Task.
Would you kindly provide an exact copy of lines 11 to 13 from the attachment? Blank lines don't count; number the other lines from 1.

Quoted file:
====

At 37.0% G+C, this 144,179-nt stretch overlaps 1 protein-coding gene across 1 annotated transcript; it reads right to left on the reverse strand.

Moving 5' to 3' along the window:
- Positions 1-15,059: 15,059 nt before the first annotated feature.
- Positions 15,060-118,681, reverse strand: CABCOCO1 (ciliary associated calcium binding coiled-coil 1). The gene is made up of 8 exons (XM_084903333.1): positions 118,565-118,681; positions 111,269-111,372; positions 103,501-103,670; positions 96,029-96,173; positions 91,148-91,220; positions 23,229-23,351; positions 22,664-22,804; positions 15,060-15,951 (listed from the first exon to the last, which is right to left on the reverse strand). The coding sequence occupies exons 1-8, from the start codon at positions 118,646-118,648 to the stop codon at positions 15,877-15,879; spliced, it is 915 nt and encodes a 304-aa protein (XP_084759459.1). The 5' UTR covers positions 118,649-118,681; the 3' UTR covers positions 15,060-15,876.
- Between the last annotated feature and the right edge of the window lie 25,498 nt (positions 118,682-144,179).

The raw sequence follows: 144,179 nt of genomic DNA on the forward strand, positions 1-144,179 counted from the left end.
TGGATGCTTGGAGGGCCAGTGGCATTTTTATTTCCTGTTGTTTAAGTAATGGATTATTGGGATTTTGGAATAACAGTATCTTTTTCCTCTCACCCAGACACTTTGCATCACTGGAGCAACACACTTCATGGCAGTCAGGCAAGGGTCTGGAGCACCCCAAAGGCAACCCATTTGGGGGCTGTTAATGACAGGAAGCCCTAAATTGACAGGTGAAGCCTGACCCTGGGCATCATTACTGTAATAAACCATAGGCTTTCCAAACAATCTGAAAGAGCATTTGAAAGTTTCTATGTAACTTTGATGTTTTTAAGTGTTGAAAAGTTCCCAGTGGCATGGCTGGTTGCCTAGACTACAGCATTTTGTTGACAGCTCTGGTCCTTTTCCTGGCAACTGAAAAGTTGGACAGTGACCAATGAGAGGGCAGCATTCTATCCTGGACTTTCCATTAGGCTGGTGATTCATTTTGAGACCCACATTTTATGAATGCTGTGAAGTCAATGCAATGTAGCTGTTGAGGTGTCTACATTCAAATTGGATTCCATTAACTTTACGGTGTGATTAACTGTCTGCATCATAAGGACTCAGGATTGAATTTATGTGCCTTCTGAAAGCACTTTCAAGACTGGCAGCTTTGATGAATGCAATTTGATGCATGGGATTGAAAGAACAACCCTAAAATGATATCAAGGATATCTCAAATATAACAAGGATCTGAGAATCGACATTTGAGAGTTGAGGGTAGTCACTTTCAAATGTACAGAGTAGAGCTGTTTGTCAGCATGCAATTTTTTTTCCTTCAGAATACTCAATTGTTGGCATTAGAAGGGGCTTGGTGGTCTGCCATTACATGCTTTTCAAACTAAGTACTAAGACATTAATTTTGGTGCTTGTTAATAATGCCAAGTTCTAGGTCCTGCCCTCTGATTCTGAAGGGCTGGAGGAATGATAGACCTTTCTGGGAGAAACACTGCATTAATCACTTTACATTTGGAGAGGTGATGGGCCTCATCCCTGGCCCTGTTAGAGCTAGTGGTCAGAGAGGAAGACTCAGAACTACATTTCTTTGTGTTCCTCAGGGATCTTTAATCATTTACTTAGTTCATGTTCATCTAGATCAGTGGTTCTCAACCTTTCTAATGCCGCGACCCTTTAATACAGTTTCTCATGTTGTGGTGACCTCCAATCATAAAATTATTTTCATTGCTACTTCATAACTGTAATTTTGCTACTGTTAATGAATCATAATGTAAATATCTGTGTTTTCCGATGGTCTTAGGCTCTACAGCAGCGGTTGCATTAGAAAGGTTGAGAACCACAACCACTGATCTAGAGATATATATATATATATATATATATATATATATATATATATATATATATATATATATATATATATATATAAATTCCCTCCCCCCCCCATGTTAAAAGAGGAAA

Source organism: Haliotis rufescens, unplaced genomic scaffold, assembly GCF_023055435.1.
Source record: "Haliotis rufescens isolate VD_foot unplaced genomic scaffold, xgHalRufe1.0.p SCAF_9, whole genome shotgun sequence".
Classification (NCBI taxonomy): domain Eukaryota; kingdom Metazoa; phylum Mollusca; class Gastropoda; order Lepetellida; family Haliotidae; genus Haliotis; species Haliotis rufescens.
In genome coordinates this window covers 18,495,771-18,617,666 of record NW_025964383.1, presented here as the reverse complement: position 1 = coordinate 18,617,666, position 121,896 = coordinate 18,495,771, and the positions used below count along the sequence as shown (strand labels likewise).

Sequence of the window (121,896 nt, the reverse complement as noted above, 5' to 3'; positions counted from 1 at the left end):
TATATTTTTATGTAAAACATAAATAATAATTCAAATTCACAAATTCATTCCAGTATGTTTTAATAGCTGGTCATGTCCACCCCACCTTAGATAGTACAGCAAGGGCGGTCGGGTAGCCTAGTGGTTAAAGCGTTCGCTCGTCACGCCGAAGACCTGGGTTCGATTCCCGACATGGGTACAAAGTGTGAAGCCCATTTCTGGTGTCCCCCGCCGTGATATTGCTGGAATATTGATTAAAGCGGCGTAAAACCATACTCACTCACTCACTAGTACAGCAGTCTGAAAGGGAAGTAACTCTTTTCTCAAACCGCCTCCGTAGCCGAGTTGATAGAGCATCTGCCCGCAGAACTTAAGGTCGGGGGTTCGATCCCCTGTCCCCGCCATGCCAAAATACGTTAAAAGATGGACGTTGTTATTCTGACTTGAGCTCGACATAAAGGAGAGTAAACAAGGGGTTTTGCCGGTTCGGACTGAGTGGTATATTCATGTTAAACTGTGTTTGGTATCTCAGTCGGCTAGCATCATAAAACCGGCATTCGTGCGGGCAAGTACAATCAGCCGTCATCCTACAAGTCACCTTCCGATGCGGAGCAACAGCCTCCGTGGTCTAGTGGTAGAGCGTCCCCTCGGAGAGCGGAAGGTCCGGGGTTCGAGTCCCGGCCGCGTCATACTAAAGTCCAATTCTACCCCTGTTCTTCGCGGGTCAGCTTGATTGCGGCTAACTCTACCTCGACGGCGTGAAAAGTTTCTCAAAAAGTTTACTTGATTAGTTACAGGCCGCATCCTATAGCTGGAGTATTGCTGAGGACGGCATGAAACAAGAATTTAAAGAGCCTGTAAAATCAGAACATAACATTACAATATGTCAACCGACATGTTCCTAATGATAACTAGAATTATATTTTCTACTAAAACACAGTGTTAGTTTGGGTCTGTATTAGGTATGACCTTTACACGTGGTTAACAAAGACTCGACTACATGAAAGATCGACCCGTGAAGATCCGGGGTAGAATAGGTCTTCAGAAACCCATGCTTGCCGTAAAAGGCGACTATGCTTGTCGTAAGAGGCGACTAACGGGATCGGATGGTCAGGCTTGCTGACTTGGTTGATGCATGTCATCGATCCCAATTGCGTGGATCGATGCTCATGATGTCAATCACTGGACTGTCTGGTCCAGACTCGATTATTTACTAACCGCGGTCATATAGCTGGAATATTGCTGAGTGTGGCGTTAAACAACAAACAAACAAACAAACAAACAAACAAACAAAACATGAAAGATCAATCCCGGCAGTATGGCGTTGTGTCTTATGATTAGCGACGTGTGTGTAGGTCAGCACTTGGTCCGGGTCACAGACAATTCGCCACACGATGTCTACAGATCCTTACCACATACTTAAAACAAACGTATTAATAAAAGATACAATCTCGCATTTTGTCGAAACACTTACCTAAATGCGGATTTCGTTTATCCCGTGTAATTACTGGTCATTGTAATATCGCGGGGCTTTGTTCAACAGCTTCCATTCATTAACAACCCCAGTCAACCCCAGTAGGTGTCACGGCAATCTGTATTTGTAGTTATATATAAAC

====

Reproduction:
In genome coordinates this window covers 18,495,771-18,617,666 of record NW_025964383.1, presented here as the reverse complement: position 1 = coordinate 18,617,666, position 121,896 = coordinate 18,495,771, and the positions used below count along the sequence as shown (strand labels likewise).

Sequence of the window (121,896 nt, the reverse complement as noted above, 5' to 3'; positions counted from 1 at the left end):
TATATTTTTATGTAAAACATAAATAATAATTCAAATTCACAAATTCATTCCAGTATGTTTTAATAGCTGGTCATGTCCACCCCACCTTAGATAGTACAGCAAGGGCGGTCGGGTAGCCTAGTGGTTAAAGCGTTCGCTCGTCACGCCGAAGACCTGGGTTCGATTCCCGACATGGGTACAAAGTGTGAAGCCCATTTCTGGTGTCCCCCGCCGTGATATTGCTGGAATATTGATTAAAGCGGCGTAAAACCATACTCACTCACTCACTAGTACAGCAGTCTGAAAGGGAAGTAACTCTTTTCTCAAACCGCCTCCGTAGCCGAGTTGATAGAGCATCTGCCCGCAGAACTTAAGGTCGGGGGTTCGATCCCCTGTCCCCGCCATGCCAAAATACGTTAAAAGATGGACGTTGTTATTCTGACTTGAGCTCGACATAAAGGAGAGTAAACAAGGGGTTTTGCCGGTTCGGACTGAGTGGTATATTCATGTTAAACTGTGTTTGGTATCTCAGTCGGCTAGCATCATAAAACCGGCATTCGTGCGGGCAAGTACAATCAGCCGTCATCCTACAAGTCACCTTCCGATGCGGAGCAACAGCCTCCGTGGTCTAGTGGTAGAGCGTCCCCTCGGAGAGCGGAAGGTCCGGGGTTCGAGTCCCGGCCGCGTCATACTAAAGTCCAATTCTACCCCTGTTCTTCGCGGGTCAGCTTGATTGCGGCTAACTCTACCTCGACGGCGTGAAAAGTTTCTCAAAAAGTTTACTTGATTAGTTACAGGCCGCATCCTATAGCTGGAGTATTGCTGAGGACGGCATGAAACAAGAATTTAAAGAGCCTGTAAAATCAGAACATAACATTACAATATGTCAACCGACATGTTCCTAATGATAACTAGAATTATATTTTCTACTAAAACACAGTGTTAGTTTGGGTCTGTATTAGGTATGACCTTTACACGTGGTTAACAAAGACTCGACTACATGAAAGATCGACCCGTGAAGATCCGGGGTAGAATAGGTCTTCAGAAACCCATGCTTGCCGTAAAAGGCGACTATGCTTGTCGTAAGAGGCGACTAACGGGATCGGATGGTCAGGCTTGCTGACTTGGTTGATGCATGTCATCGATCCCAATTGCGTGGATCGATGCTCATGATGTCAATCACTGGACTGTCTGGTCCAGACTCGATTATTTACTAACCGCGGTCATATAGCTGGAATATTGCTGAGTGTGGCGTTAAACAACAAACAAACAAACAAACAAACAAACAAACAAAACATGAAAGATCAATCCCGGCAGTATGGCGTTGTGTCTTATGATTAGCGACGTGTGTGTAGGTCAGCACTTGGTCCGGGTCACAGACAATTCGCCACACGATGTCTACAGATCCTTACCACATACTTAAAACAAACGTATTAATAAAAGATACAATCTCGCATTTTGTCGAAACACTTACCTAAATGCGGATTTCGTTTATCCCGTGTAATTACTGGTCATTGTAATATCGCGGGGCTTTGTTCAACAGCTTCCATTCATTAACAACCCCAGTCAACCCCAGTAGGTGTCACGGCAATCTGTATTTGTAGTTATATATAAAC